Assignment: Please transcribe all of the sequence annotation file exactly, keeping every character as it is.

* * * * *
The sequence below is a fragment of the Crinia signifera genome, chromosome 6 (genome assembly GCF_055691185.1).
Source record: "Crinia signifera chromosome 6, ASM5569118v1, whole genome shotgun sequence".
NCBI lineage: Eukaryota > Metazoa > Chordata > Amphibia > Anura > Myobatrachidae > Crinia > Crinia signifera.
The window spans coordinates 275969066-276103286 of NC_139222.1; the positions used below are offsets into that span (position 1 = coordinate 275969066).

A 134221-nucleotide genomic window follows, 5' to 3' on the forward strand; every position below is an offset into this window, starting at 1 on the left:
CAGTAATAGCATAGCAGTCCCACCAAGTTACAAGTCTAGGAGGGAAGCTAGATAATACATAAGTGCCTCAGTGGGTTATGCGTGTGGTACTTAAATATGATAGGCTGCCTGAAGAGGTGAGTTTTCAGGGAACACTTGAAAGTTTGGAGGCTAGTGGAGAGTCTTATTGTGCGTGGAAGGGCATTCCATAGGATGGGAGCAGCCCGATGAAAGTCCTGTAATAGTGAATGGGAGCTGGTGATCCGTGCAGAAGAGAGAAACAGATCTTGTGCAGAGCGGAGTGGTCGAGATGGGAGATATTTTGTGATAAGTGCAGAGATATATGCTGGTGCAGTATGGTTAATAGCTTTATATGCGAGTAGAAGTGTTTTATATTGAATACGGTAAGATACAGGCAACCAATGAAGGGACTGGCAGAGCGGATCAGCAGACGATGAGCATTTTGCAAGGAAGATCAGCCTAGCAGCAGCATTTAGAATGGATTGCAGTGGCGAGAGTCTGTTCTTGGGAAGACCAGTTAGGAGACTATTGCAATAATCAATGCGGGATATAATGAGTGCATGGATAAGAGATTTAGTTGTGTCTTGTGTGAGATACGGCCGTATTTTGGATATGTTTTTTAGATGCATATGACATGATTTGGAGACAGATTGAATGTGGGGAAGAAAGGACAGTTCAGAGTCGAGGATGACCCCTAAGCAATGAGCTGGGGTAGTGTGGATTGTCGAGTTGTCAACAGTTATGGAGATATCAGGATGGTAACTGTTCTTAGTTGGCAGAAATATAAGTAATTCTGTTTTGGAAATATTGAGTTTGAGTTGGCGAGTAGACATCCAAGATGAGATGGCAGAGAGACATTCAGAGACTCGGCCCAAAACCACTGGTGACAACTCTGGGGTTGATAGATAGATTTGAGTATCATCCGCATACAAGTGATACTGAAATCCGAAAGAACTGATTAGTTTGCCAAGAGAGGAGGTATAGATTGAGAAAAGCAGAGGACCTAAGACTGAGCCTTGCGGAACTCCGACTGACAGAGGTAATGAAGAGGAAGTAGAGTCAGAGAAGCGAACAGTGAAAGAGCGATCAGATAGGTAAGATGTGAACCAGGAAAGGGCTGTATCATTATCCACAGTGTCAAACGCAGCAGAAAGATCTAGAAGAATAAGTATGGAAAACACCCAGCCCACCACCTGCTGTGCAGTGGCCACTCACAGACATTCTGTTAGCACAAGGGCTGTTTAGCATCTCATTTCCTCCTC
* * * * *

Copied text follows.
The sequence below is a fragment of the Crinia signifera genome, chromosome 6 (genome assembly GCF_055691185.1).
Source record: "Crinia signifera chromosome 6, ASM5569118v1, whole genome shotgun sequence".
NCBI lineage: Eukaryota > Metazoa > Chordata > Amphibia > Anura > Myobatrachidae > Crinia > Crinia signifera.
The window spans coordinates 275969066-276103286 of NC_139222.1; the positions used below are offsets into that span (position 1 = coordinate 275969066).

A 134221-nucleotide genomic window follows, 5' to 3' on the forward strand; every position below is an offset into this window, starting at 1 on the left:
CAGTAATAGCATAGCAGTCCCACCAAGTTACAAGTCTAGGAGGGAAGCTAGATAATACATAAGTGCCTCAGTGGGTTATGCGTGTGGTACTTAAATATGATAGGCTGCCTGAAGAGGTGAGTTTTCAGGGAACACTTGAAAGTTTGGAGGCTAGTGGAGAGTCTTATTGTGCGTGGAAGGGCATTCCATAGGATGGGAGCAGCCCGATGAAAGTCCTGTAATAGTGAATGGGAGCTGGTGATCCGTGCAGAAGAGAGAAACAGATCTTGTGCAGAGCGGAGTGGTCGAGATGGGAGATATTTTGTGATAAGTGCAGAGATATATGCTGGTGCAGTATGGTTAATAGCTTTATATGCGAGTAGAAGTGTTTTATATTGAATACGGTAAGATACAGGCAACCAATGAAGGGACTGGCAGAGCGGATCAGCAGACGATGAGCATTTTGCAAGGAAGATCAGCCTAGCAGCAGCATTTAGAATGGATTGCAGTGGCGAGAGTCTGTTCTTGGGAAGACCAGTTAGGAGACTATTGCAATAATCAATGCGGGATATAATGAGTGCATGGATAAGAGATTTAGTTGTGTCTTGTGTGAGATACGGCCGTATTTTGGATATGTTTTTTAGATGCATATGACATGATTTGGAGACAGATTGAATGTGGGGAAGAAAGGACAGTTCAGAGTCGAGGATGACCCCTAAGCAATGAGCTGGGGTAGTGTGGATTGTCGAGTTGTCAACAGTTATGGAGATATCAGGATGGTAACTGTTCTTAGTTGGCAGAAATATAAGTAATTCTGTTTTGGAAATATTGAGTTTGAGTTGGCGAGTAGACATCCAAGATGAGATGGCAGAGAGACATTCAGAGACTCGGCCCAAAACCACTGGTGACAACTCTGGGGTTGATAGATAGATTTGAGTATCATCCGCATACAAGTGATACTGAAATCCGAAAGAACTGATTAGTTTGCCAAGAGAGGAGGTATAGATTGAGAAAAGCAGAGGACCTAAGACTGAGCCTTGCGGAACTCCGACTGACAGAGGTAATGAAGAGGAAGTAGAGTCAGAGAAGCGAACAGTGAAAGAGCGATCAGATAGGTAAGATGTGAACCAGGAAAGGGCTGTATCATTATCCACAGTGTCAAACGCAGCAGAAAGATCTAGAAGAATAAGTATGGAAAACACCCAGCCCACCACCTGCTGTGCAGTGGCCACTCACAGACATTCTGTTAGCACAAGGGCTGTTTAGCATCTCATTTCCTCCTC